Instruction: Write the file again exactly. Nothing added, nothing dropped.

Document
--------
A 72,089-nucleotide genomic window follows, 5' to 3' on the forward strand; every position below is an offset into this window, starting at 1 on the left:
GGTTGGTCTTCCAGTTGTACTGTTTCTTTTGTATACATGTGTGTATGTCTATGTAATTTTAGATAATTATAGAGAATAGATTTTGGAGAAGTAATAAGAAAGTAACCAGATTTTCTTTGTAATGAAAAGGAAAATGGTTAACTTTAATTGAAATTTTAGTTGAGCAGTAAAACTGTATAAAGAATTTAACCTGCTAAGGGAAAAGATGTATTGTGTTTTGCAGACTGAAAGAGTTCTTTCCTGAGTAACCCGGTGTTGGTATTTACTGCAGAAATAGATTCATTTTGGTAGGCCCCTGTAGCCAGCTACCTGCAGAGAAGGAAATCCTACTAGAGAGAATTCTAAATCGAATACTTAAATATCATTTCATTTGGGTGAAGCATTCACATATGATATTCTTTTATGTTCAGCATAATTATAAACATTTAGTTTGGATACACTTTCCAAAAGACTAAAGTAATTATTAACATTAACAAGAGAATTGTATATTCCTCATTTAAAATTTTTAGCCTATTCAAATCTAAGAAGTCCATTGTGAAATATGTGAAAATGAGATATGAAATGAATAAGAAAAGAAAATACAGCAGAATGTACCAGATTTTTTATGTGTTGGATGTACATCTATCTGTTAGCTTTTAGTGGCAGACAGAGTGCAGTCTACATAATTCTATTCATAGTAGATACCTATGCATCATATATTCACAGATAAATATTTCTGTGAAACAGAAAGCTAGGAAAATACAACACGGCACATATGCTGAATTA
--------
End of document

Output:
A 72,089-nucleotide genomic window follows, 5' to 3' on the forward strand; every position below is an offset into this window, starting at 1 on the left:
GGTTGGTCTTCCAGTTGTACTGTTTCTTTTGTATACATGTGTGTATGTCTATGTAATTTTAGATAATTATAGAGAATAGATTTTGGAGAAGTAATAAGAAAGTAACCAGATTTTCTTTGTAATGAAAAGGAAAATGGTTAACTTTAATTGAAATTTTAGTTGAGCAGTAAAACTGTATAAAGAATTTAACCTGCTAAGGGAAAAGATGTATTGTGTTTTGCAGACTGAAAGAGTTCTTTCCTGAGTAACCCGGTGTTGGTATTTACTGCAGAAATAGATTCATTTTGGTAGGCCCCTGTAGCCAGCTACCTGCAGAGAAGGAAATCCTACTAGAGAGAATTCTAAATCGAATACTTAAATATCATTTCATTTGGGTGAAGCATTCACATATGATATTCTTTTATGTTCAGCATAATTATAAACATTTAGTTTGGATACACTTTCCAAAAGACTAAAGTAATTATTAACATTAACAAGAGAATTGTATATTCCTCATTTAAAATTTTTAGCCTATTCAAATCTAAGAAGTCCATTGTGAAATATGTGAAAATGAGATATGAAATGAATAAGAAAAGAAAATACAGCAGAATGTACCAGATTTTTTATGTGTTGGATGTACATCTATCTGTTAGCTTTTAGTGGCAGACAGAGTGCAGTCTACATAATTCTATTCATAGTAGATACCTATGCATCATATATTCACAGATAAATATTTCTGTGAAACAGAAAGCTAGGAAAATACAACACGGCACATATGCTGAATTA